“Merchants have apparently been busy trying to reduce their US exposure by switching to other growths, since ‘optional origin’ sales increased by 607,700 running bales, with 546,900 bales involving commitments to China. … After this latest round of cancellations, or rather switches to ‘ optional origins,’ total outstanding commitments now amount to 6.5 million statistical bales of US cotton, plus 0.7 million bales in the ‘optional origin’ category.”
Going Up Again
On September 8: “NY futures have moved sharply higher, with December gaining no less than 1064 points during that period, closing today at 113.63 cents. … The market had closed the previous 12 sessions in a very narrow band of just 335 points, between 102.99 cents and 106.34 cents, with open interest showing hardly any change at all. But just when everyone was getting used to a dull sideways trend, the market found a way to escape the boredom. Although some point to the floods in Pakistan and the rains in India as the cause for this rally, we believe that it was a wide variety of factors, both fundamental and technical, that led to this bullish move.
“Enquiries are definitely picking up, as mills are in the process of replenishing their inventories. Yarn prices have started to rebound as well and we are seeing some encouraging signs on the retail front. … The fact that the Chinese Reserve is, as of September 8, actively procuring cotton in an effort to restock its depleted inventory, is another important element of support for the market. The first procurement auction for 24,300 tons failed to attract any sellers, which is to be seen as a bullish sign by the market. The buying program by the Reserve is intended to run through March 31, 2012, and should provide decent support underneath the market.”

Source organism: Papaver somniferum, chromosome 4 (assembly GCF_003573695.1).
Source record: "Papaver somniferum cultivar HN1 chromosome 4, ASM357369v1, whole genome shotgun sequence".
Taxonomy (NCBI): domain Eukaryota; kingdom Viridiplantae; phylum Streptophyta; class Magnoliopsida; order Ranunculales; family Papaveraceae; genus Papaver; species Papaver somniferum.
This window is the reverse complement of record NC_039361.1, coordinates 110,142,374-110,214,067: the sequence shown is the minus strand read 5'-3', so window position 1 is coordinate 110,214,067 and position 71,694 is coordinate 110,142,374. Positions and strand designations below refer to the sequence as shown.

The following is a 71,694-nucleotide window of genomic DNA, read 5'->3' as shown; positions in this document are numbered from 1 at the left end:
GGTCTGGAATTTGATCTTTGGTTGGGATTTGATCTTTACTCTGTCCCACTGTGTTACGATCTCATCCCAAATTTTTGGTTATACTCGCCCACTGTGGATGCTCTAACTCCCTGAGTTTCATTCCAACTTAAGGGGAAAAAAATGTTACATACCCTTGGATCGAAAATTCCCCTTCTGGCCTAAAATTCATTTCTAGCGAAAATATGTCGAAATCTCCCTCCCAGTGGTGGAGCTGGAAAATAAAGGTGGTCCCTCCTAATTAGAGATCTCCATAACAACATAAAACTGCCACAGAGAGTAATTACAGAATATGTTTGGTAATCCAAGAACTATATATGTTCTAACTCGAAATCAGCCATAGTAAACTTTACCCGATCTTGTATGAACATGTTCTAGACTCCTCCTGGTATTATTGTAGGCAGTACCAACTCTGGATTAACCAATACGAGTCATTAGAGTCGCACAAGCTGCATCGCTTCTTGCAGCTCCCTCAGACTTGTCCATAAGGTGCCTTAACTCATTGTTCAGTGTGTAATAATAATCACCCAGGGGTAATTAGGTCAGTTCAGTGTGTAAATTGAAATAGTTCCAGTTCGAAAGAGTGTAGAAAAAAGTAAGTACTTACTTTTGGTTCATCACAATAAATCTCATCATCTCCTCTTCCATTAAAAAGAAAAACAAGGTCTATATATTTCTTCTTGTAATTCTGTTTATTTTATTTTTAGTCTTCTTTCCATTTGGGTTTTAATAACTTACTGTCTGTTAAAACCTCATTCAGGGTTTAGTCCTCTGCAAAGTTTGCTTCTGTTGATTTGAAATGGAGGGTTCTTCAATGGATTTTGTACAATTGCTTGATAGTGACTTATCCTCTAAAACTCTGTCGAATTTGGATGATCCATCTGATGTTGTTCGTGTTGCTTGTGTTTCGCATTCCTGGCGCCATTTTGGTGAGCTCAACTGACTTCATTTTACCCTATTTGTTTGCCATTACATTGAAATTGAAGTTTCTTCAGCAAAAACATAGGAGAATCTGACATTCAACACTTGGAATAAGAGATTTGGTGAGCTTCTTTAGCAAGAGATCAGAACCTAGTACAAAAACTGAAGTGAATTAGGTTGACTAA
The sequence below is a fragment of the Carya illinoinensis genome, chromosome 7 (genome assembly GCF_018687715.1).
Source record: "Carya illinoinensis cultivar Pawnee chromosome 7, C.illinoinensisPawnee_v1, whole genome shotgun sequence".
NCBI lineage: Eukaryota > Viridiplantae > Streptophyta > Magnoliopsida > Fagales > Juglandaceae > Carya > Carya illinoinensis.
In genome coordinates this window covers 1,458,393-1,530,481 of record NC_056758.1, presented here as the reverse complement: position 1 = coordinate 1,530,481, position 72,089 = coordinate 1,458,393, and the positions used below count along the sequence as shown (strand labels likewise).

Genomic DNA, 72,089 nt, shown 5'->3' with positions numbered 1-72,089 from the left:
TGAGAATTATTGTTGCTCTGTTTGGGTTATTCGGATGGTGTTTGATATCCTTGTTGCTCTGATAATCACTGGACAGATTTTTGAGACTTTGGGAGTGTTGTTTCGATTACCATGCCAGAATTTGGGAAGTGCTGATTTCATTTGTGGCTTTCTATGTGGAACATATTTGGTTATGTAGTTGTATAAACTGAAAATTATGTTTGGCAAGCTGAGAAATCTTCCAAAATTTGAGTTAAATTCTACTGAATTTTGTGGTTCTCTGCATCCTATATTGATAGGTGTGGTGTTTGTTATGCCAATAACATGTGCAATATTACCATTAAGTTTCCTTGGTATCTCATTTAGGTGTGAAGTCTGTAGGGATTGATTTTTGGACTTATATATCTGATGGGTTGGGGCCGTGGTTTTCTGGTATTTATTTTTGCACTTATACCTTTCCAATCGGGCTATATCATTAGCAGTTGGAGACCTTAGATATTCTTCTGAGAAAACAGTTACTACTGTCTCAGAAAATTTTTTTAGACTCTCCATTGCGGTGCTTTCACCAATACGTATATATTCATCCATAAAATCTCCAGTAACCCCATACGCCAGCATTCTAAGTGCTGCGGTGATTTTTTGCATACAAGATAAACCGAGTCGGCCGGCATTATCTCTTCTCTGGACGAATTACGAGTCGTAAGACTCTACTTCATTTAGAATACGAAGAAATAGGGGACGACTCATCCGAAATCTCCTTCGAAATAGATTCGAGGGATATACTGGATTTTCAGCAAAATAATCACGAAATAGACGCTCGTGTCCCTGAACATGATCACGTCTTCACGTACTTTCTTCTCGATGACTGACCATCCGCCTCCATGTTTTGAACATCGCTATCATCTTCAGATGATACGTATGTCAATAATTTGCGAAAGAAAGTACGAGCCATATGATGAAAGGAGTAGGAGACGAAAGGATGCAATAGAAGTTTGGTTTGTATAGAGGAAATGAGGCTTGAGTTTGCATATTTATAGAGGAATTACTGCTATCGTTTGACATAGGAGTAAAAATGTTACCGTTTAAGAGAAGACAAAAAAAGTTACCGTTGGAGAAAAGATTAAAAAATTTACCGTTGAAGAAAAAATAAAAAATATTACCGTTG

The week before the opening of ITMA in Barcelona: “NY futures traded lower this week, with December dropping 201 points to close 111.62 cents. Although the market did not find enough follow-through buying to keep last week’s upside momentum going, it has so far managed to hold and consolidate recent gains. Volume tapered off considerably after 30,000 lots had changed hands last Thursday and even though overall open interest increased by 1813 contracts since then, December saw its open interest drop by 560 lots.
“However, conditions in the physical market have definitely improved in recent weeks, with yarn values continuing to trend higher and mills apparently being able to work with replacement values of around 120 cents landed Far East at the moment. Also, the floods in Pakistan’s Sindh province have probably washed away some 1.5 million bales and impacted the quality of the cotton that survived, while persistent rains in India’s Northern Zone has also adversely affected output and quality, which is lending support to the market.”
Now, a few weeks later: “The US currently has export commitments of 8.0 million statistical bales, of which only about 1.0 million bales have so far been exported. This means that there is still a lot of cotton to come out of the US, sold or unsold. US merchants are currently trying to figure out their quality position, because the US crop presents a very mixed bag of good, bad and ugly cotton against commitments of mostly premium grades.”
The next page of the cotton story is yet to be written. The Rupp Report will keep you up-to-date.
October 11, 2011